Senior Alejandra Valencia Rojas knows what it means to struggle. In fact, overcoming challenges is what has made her a strong yet compassionate JROTC Battalion Commander this year.
Alejandra says she’s found strength through her mom, who is a single parent. “My mom is very inspiring to me because she came from Mexico to the U.S. all by herself and then raised me and my sister all by herself,” she said.
Alejandra lived in Florida until eighth grade. She didn’t know anyone at Fullerton High School when she started, so she’s grateful she found her school “family” through JROTC.
“When we came to California halfway through my eighth grade year, there was a point when we were just homeless,” she said. “We went through a really tough time but we got back on our feet. I think JROTC really helped me as well to be resilient, to kind of just bounce back.”
Sophomore Julia Bustamante says Alejandra Valencia Rojas has a reassuring way of taking charge of JROTC cadets when they need guidance.
“Last year during a football game everything was chaotic,” Bustamante said. “Then Alejandra took charge, went over everyone’s parts and where they were supposed to be as a group and individually.”
Bustamante says she admires how Alejandra leads with compassion. “I like how she cares for people,” Bustamante said. “She taught me that the way you carry yourself dictates how people see you. The way you wear your uniform shows what kind of person you are.”
Alejandra says it’s sometimes tough to find the right balance between being a commander who demands discipline and being a high school student who wants to have fun.
“You know, they’re high schoolers. They don’t want to be told what to do, so you need a lot of patience,” she said. “They’re not used to being told what to do, but once you see them grow through the years, they understand we don’t just want to yell at them. We set leadership values and discipline so they become better people in general.”
Junior Executive Officer Kylee Gong says that Alejandra has been a perfect blend of leader and friend.
“I can say to her, ‘I get to look up to you, but I can also be super proud of you seeing how you’re leading me and the rest of our group’,” Gong said. “It’s been a really good mixture of a professional relationship with her and a really personal one as friends.”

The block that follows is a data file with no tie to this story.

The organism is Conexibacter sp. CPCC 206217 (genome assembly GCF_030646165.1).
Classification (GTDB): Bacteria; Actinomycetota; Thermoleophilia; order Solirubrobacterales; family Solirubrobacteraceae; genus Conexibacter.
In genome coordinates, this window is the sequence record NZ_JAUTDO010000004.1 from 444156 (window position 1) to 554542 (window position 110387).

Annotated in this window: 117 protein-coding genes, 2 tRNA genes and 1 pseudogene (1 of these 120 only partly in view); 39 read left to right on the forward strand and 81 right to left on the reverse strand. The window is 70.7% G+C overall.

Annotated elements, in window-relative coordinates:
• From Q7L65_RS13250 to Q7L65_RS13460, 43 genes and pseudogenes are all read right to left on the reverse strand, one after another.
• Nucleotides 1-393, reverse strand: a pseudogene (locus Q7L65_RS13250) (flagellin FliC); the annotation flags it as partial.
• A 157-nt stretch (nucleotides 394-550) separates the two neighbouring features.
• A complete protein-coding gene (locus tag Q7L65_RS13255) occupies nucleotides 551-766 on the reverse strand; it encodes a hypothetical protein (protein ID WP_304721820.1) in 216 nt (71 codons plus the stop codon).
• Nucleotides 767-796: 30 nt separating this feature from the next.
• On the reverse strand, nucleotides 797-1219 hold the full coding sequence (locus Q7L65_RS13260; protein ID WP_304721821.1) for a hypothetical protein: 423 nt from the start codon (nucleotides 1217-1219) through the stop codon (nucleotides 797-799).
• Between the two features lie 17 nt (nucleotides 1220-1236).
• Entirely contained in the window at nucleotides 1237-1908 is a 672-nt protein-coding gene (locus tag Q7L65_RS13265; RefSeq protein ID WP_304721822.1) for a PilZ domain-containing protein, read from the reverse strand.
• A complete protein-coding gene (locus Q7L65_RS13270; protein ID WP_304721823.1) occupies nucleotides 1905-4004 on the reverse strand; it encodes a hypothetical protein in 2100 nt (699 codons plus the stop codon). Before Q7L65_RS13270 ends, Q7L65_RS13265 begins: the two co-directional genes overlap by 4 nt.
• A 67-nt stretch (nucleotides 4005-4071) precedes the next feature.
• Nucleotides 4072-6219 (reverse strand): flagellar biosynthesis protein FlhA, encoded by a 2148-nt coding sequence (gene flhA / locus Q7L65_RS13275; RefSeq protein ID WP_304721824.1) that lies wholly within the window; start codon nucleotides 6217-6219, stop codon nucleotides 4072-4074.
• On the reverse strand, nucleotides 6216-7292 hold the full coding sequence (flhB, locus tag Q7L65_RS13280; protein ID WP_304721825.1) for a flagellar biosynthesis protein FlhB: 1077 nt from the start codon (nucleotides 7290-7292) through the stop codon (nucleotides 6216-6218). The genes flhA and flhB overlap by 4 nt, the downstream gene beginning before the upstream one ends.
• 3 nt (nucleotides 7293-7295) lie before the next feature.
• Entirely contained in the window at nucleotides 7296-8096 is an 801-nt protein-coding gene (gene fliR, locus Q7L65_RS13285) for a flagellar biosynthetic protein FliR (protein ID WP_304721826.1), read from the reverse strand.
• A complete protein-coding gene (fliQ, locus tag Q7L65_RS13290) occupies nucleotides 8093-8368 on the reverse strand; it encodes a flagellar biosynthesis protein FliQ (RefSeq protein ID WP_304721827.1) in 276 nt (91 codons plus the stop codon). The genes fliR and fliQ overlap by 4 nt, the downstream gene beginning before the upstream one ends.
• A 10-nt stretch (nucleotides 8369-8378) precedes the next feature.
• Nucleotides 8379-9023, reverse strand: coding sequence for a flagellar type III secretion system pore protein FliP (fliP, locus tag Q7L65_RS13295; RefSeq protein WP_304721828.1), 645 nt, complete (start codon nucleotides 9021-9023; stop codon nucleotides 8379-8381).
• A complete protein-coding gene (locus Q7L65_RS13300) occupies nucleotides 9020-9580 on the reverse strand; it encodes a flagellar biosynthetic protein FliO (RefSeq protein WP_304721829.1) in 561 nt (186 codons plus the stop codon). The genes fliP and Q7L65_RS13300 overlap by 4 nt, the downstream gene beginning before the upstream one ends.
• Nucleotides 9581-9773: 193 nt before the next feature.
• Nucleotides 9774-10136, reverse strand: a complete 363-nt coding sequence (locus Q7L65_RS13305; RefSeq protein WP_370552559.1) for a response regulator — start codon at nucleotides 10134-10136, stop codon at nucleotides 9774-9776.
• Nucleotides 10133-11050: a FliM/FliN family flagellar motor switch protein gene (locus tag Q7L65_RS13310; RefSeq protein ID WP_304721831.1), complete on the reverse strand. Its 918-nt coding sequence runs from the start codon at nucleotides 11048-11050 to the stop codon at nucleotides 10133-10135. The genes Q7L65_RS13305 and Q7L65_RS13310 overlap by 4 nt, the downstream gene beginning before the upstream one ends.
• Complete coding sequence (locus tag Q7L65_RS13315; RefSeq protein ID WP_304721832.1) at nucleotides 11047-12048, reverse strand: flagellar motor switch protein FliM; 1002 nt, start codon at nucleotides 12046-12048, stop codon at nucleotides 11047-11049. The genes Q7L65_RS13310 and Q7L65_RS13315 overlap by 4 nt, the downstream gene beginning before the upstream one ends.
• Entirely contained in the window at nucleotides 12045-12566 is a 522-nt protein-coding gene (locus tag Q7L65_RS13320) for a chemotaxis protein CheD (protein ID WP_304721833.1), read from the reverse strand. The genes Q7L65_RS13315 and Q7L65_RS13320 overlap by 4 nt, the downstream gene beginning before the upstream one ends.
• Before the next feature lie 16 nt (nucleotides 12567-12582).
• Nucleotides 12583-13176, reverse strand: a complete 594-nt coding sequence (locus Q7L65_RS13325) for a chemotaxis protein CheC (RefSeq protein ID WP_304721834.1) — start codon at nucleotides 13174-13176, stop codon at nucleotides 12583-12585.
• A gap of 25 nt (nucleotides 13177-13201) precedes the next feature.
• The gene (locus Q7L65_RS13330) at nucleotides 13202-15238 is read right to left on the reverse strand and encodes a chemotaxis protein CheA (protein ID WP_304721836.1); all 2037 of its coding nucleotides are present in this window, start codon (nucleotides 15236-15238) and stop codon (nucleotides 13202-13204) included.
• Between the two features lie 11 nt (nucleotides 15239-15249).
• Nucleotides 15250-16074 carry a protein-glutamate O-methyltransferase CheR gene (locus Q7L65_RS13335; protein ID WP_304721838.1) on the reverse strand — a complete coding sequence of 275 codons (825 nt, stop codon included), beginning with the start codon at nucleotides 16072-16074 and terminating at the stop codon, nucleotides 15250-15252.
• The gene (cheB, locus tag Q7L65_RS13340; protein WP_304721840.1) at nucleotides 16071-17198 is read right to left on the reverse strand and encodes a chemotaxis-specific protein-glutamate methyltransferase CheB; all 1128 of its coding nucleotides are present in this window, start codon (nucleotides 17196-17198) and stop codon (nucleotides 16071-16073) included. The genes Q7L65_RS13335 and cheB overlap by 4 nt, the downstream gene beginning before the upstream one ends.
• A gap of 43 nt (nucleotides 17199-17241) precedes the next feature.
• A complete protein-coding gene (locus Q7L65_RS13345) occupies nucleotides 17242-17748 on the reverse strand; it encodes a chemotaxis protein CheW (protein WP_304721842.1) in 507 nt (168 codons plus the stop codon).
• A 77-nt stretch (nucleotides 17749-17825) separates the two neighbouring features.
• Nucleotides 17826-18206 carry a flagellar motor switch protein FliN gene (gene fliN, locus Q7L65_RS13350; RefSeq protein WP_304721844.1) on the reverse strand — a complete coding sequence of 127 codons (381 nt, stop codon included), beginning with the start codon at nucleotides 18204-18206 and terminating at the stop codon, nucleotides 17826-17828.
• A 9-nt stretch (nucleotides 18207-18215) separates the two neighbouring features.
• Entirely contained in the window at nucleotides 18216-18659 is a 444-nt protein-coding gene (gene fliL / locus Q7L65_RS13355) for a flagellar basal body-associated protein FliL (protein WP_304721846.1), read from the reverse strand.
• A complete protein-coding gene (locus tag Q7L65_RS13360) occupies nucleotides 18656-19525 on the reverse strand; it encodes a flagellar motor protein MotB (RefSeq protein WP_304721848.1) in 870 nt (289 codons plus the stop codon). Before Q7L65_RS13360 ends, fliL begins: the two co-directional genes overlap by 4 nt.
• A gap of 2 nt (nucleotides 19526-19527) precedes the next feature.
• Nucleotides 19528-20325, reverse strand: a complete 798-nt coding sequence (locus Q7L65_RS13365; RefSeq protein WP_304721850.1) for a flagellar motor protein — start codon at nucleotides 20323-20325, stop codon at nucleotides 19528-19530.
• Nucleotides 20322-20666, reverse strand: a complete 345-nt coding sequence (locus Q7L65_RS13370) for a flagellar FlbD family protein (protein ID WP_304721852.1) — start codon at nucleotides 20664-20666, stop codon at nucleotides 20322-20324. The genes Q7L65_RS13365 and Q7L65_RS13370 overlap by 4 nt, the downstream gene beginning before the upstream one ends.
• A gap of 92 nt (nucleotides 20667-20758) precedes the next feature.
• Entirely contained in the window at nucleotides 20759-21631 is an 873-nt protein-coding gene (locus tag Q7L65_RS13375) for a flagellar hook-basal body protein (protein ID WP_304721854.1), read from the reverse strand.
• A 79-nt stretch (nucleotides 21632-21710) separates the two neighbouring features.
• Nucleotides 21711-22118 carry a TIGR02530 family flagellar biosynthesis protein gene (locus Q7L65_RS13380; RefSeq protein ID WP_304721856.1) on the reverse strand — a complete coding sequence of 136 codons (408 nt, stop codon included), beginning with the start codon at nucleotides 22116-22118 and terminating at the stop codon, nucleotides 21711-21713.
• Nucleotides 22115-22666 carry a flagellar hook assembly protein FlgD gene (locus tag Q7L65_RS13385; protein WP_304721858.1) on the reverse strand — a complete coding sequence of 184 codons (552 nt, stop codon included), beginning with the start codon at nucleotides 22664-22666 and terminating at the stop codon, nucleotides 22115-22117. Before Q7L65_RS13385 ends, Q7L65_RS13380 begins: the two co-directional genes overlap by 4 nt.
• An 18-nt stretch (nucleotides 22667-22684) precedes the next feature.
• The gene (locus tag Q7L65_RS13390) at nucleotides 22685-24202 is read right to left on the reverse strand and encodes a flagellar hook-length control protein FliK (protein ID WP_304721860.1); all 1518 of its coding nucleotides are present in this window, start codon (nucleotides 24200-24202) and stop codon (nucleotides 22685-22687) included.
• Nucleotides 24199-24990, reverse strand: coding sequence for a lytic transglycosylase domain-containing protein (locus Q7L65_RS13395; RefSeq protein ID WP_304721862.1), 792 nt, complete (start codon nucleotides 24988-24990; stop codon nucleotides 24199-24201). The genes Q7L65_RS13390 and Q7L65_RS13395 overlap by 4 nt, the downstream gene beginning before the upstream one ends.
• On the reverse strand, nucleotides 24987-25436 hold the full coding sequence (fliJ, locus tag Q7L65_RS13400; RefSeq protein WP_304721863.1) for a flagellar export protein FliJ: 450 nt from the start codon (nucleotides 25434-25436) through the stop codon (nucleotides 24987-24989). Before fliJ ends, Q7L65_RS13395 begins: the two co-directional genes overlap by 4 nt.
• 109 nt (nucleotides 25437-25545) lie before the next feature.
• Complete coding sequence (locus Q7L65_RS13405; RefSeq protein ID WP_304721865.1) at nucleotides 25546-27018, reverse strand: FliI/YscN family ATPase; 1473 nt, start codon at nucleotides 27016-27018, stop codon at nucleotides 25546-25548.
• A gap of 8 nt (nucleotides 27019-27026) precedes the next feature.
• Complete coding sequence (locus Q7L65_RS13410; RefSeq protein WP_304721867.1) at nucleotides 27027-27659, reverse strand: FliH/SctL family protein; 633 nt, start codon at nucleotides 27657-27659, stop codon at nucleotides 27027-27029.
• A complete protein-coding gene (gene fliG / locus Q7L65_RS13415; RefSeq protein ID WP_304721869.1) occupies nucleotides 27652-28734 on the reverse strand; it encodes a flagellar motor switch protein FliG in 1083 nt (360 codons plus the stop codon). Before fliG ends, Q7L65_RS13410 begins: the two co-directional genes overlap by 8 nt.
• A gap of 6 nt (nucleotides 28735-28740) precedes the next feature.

Gong said that Alejandra was a strong Deputy Commanding Officer two years ago, helping freshmen learn basics like marching and prepping for uniform inspections.
“My freshman year, I was having such a hard time trying to figure out how to do my hair correctly,” Gong said. “Alejandra’s hair was always on point. It takes like 20 minutes to do your hair so for her to be so kind to do mine before her own showed her willingness to put others before herself. She showed me her character and I have always appreciated that about her.”
Alejandra said: “We have an inspection phase where we get scored on our uniform, our hair, everything and I’m very meticulous when it comes to those things. But sometimes girls don’t have access to certain things like hair ties, gel or hairspray so I bring my supplies and just share with everyone.”
Alejandra says she enjoyed setting up the impromptu salon in the corner of the JROTC room: “I think it is just a really nice bonding time before a competition and even to break the ice a little bit especially if they’re new to JROTC.”
Alejandra has served many roles, including the official photographer for JROTC and being selected as the first female Raider Team Commander.
The JROTC Raider Team is the group that competes in physical training contests with drills like flipping tires, climbing walls and running through mud.
“She knew exactly what she wanted from the team,” Gong said. “She had a very clear vision for them. I think her passion for that really showed our instructors, so they gave her the commander position.”
The battalion also earned Honor Unit with Distinction status after receiving a near perfect score during their formal inspection on April 15. But Alejandra refuses to take the credit.
“It was all Kylee [Gong] for us getting the 99.4% on our inspection,” Alejandra said. “She structured it perfectly and executed it well even with COVID and all the stress. I think it is remarkable that Kylee did the most for the inspection.”
Although Alejandra has earned a lot of respect in the JROTC program, she is humble and knows how to laugh at herself, including when she fainted her freshman year at the annual Veteran’s Day parade.
“You are not supposed to lock your knees because you’re going to be standing for hours but I locked my knees,” she said. “It was really hot that day so before the parade even started, I fainted. They dragged me out of the formation and the volunteers brought me water. They were nice about it even though it was really embarrassing, but it’s something that I can laugh about now.”